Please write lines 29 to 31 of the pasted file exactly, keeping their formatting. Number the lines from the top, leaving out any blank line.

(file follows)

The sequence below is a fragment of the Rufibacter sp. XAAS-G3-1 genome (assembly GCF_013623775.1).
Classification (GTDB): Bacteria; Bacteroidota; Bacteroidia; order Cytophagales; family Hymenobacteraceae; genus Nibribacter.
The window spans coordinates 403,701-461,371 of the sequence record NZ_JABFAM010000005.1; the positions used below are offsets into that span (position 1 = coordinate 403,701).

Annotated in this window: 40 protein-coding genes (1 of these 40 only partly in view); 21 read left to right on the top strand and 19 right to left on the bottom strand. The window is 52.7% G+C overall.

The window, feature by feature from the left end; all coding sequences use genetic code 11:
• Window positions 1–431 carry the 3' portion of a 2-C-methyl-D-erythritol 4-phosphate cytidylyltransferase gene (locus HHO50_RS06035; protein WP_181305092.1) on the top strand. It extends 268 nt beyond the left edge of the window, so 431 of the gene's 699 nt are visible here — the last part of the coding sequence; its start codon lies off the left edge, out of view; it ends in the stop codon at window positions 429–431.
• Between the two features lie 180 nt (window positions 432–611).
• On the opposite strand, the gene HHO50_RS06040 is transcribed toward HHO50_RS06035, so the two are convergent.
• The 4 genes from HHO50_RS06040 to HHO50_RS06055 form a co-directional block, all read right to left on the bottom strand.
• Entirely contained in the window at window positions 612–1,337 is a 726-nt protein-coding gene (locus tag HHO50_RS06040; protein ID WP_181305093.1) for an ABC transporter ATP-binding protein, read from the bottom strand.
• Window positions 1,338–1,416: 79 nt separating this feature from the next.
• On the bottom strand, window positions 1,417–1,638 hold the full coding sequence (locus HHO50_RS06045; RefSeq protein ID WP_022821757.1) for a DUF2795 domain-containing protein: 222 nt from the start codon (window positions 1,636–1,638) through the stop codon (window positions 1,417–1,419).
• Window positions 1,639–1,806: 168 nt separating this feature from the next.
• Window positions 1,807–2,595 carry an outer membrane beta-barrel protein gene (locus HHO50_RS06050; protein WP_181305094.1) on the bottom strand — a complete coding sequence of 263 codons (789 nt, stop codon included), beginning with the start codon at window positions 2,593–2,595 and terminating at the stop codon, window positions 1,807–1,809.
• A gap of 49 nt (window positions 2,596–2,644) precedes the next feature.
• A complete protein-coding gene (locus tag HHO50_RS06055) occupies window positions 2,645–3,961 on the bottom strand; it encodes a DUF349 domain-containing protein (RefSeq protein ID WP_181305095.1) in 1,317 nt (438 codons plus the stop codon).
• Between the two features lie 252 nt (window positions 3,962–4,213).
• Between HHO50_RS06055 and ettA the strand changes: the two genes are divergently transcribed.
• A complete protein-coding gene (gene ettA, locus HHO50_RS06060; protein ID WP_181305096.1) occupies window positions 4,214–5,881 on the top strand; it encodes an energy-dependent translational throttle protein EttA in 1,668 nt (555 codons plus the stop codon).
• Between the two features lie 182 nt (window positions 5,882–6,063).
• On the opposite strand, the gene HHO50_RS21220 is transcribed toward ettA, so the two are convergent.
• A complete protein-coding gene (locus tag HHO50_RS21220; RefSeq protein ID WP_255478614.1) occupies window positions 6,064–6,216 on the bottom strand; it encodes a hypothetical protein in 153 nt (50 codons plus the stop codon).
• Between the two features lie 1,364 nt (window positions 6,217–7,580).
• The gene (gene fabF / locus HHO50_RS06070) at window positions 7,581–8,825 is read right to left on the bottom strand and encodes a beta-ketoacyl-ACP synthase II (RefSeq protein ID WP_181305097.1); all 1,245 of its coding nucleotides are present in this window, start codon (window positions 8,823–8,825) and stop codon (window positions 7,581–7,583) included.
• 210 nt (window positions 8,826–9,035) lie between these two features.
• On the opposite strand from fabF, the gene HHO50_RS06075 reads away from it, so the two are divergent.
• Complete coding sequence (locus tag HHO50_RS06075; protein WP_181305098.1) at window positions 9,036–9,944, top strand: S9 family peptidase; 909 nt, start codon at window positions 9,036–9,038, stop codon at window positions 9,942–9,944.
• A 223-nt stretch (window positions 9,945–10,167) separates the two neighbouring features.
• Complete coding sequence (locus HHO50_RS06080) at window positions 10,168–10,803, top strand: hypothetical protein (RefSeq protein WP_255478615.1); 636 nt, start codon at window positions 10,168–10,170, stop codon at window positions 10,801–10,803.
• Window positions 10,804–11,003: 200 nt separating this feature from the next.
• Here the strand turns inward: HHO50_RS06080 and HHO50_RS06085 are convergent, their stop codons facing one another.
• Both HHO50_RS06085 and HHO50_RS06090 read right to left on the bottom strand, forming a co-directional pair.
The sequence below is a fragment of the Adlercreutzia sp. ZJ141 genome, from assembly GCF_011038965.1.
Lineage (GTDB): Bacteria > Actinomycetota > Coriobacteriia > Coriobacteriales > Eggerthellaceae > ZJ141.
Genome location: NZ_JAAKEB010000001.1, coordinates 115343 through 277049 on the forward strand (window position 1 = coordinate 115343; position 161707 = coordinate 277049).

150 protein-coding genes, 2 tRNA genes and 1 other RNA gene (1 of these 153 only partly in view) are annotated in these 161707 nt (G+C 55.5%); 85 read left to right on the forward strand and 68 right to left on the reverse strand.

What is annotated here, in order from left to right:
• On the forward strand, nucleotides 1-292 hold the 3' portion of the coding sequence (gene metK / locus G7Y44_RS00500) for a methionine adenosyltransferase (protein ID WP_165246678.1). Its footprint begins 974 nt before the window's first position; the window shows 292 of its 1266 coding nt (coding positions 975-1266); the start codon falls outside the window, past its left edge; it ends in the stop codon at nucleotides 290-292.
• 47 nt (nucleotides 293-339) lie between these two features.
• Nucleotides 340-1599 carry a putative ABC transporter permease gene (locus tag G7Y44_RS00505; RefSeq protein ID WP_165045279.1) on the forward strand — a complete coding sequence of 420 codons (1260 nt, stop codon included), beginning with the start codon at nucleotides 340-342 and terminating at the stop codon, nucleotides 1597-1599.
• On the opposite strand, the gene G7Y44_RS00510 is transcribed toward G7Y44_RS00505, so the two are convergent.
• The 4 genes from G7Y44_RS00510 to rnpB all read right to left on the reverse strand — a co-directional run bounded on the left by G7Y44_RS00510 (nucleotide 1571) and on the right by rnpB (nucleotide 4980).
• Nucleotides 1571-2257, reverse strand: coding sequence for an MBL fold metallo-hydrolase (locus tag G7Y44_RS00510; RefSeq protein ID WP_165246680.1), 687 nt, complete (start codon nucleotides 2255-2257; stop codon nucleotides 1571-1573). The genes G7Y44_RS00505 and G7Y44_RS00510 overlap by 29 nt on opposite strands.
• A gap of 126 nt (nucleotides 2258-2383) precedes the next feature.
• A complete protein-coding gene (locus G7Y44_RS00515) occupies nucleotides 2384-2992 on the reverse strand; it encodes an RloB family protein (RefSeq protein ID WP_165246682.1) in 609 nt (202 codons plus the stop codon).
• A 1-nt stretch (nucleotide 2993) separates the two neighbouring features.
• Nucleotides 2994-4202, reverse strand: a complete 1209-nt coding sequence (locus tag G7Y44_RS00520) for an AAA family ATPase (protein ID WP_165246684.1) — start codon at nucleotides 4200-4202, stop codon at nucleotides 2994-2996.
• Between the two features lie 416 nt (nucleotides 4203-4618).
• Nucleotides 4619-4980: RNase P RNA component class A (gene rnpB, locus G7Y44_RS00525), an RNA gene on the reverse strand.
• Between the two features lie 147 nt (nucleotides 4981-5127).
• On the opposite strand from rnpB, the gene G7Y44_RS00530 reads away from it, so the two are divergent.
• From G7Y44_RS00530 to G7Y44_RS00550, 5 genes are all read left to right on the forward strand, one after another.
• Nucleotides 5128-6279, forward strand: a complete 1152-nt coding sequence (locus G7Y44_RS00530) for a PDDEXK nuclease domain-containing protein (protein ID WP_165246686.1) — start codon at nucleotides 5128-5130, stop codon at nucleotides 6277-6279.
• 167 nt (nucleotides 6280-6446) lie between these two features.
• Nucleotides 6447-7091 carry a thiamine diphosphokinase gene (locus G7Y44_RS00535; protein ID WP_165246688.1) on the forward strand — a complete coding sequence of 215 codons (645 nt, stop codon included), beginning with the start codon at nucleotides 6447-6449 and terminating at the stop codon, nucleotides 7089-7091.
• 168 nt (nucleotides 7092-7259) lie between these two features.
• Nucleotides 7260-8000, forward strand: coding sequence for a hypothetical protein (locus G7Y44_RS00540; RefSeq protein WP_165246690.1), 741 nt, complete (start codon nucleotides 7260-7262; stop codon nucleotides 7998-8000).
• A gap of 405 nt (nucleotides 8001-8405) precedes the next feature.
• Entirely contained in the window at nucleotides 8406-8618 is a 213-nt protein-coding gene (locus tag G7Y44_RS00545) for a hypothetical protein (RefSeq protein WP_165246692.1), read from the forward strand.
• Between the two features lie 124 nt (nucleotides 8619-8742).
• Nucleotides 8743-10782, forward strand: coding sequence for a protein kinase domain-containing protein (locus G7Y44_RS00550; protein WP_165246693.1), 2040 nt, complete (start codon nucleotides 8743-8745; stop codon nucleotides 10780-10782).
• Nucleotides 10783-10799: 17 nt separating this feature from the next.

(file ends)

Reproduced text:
• Complete coding sequence (locus HHO50_RS06080) at window positions 10,168–10,803, top strand: hypothetical protein (RefSeq protein WP_255478615.1); 636 nt, start codon at window positions 10,168–10,170, stop codon at window positions 10,801–10,803.
• Window positions 10,804–11,003: 200 nt separating this feature from the next.
• Here the strand turns inward: HHO50_RS06080 and HHO50_RS06085 are convergent, their stop codons facing one another.